Midshipman Roger Byam joins Captain Bligh and Fletcher Christian aboard HMS Bounty for a voyage to Tahiti. Bligh proves to be a brutal tyrant and, after six pleasant months on Tahiti, ... See full summary »
A cavalcade of English life from New Year's Eve 1899 until 1933 seen through the eyes of well-to-do Londoners Jane and Robert Marryot. Amongst events touching their family are the Boer War,... See full summary »
Berlin's plushest, most expensive hotel is the setting where in the words of Dr. Otternschlag "People come, people go. Nothing ever happens.". The doctor is usually drunk so he missed the fact that Baron von Geigern is broke and trying to steal eccentric dancer Grusinskaya's pearls. He ends up stealing her heart instead. Powerful German businessman Preysing brow beats Kringelein, one of his company's lowly bookkeepers but it is the terminally ill Kringelein who holds all the cards in the end. Meanwhile, the Baron also steals the heart of Preysing's mistress, Flaemmchen, but she doesn't end up with either one of them in the end... Written by
Gary Jackson <firstname.lastname@example.org>
A preview screening held in Monterrey California produced rave reviews for up-and-coming star Joan Crawford. Crawford's reception was so positive that Irving Thalberg feared her performance would outshine Greta Garbo's. 10 days after filming was complete, Thalberg recalled Garbo to the set to shoot additional scenes and beef up her role. See more »
The first time the Dancer walks out of her room, her shadow moves according to an obvious moving light, instead the static ones on the ceiling that supposedly are the only ones there. See more »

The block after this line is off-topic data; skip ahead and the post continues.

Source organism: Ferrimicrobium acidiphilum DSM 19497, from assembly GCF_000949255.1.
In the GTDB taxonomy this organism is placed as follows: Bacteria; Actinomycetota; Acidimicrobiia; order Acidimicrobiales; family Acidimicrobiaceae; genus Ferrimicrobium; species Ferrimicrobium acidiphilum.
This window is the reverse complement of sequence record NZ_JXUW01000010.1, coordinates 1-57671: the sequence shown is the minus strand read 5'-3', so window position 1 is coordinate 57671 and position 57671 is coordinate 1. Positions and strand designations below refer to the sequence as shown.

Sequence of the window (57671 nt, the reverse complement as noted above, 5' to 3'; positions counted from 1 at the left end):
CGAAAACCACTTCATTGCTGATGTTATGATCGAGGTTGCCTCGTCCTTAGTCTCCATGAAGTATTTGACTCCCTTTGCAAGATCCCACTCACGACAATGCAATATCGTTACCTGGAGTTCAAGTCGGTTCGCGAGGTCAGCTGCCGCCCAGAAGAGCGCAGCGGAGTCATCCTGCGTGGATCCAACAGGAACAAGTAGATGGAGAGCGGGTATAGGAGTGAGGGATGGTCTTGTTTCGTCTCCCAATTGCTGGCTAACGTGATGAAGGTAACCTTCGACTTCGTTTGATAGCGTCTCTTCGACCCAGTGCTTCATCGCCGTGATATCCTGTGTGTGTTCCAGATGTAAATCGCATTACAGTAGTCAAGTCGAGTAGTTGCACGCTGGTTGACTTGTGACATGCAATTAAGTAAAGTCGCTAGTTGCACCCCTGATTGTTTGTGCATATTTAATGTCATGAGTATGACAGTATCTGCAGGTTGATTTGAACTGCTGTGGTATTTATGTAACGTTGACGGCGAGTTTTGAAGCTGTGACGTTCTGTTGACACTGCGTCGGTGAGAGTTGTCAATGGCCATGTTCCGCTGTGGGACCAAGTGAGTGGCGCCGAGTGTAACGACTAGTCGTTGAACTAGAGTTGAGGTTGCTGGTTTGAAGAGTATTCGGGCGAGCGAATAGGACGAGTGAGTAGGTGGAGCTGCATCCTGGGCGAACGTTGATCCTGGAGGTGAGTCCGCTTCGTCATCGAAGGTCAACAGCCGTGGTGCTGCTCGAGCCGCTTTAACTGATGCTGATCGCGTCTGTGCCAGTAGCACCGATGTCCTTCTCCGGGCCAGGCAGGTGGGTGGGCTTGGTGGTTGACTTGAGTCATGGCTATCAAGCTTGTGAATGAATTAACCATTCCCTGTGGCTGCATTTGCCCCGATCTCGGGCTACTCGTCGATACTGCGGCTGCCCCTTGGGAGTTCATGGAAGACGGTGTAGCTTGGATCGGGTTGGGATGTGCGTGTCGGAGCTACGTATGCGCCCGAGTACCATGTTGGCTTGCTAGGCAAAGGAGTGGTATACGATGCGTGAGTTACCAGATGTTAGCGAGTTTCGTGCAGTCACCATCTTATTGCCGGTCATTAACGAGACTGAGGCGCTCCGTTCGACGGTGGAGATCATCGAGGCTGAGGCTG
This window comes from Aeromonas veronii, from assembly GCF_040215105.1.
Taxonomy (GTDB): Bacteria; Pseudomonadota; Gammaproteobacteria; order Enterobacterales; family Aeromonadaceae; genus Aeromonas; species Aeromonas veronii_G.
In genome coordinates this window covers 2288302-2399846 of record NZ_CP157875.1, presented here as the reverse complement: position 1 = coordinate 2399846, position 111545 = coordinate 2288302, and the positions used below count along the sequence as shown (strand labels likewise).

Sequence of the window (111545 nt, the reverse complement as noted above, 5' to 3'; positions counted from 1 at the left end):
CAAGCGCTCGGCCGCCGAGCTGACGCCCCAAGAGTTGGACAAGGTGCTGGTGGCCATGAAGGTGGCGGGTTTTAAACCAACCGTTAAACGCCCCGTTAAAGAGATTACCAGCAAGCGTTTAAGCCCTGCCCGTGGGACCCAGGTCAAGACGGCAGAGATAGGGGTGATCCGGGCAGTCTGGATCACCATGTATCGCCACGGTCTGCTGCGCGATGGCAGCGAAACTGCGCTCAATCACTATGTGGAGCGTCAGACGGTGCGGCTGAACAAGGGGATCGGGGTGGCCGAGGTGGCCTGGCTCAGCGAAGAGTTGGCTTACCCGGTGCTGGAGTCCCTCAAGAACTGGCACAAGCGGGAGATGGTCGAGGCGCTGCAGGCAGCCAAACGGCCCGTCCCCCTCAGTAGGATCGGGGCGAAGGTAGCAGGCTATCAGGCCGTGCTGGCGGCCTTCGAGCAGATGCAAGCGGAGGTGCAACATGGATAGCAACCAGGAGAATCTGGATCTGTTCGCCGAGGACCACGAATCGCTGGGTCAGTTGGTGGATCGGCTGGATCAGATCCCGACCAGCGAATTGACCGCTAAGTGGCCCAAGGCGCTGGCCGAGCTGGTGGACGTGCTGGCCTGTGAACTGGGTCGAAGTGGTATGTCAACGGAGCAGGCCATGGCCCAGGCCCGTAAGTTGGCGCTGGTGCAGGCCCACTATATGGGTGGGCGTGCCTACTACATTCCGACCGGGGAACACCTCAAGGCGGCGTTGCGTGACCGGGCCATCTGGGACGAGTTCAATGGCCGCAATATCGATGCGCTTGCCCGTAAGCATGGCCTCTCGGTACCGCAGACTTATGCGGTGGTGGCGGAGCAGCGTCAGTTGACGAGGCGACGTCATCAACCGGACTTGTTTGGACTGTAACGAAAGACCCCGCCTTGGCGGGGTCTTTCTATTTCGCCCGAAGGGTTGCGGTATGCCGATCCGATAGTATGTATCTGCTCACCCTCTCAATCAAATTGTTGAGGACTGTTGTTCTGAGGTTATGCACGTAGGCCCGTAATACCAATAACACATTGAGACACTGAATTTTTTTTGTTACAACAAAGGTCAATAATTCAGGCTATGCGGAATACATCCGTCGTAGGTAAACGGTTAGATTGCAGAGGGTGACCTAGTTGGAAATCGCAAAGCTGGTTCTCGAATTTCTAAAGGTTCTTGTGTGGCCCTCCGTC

I don't know much about women. I've been married for 28 years, you know.
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I've seen "Grand Hotel" at least fifteen times -- more than any other '30s film with the possible exception of two other classics: "King Kong" and Astaire and Rogers' "The Gay Divorcee."
Quite a few others reviewers here have commented negatively on this "creaky" old film. They are correct -- it is -- and yet, who cares? It's utterly wonderful!
The whole cast is superb -- charming, desperate, vulnerable John Barrymore; cynical, sad, appealing Joan Crawford; pathetic, whining, irrepressible Lionel Barrymore; coarse, selfish, all-too-humanly cruel Wallace Beery; and of course, the great Greta Garbo. The supporting cast, led by Lewis Stone and Jean Hersholt, are equally good.
Those who criticize Garbo as over-the-top in her portrayal of the prima ballerina are right. She IS over-the-top, AND she is absolutely glorious, whether wallowing in self-pitying, suicidal despair or radiant as the spring with a new love which astonishes and transports her. What a unique, unforgettable screen presence! What a Goddess!
"Grand Hotel" holds this viewer, anyway, entranced from beginning to end. In addition to the superlative acting, the art deco design is stunning and the music always appropriate.
Creaky? You bet. Do they make movies like this anymore? Nope. Do I wish they did? I sure do.
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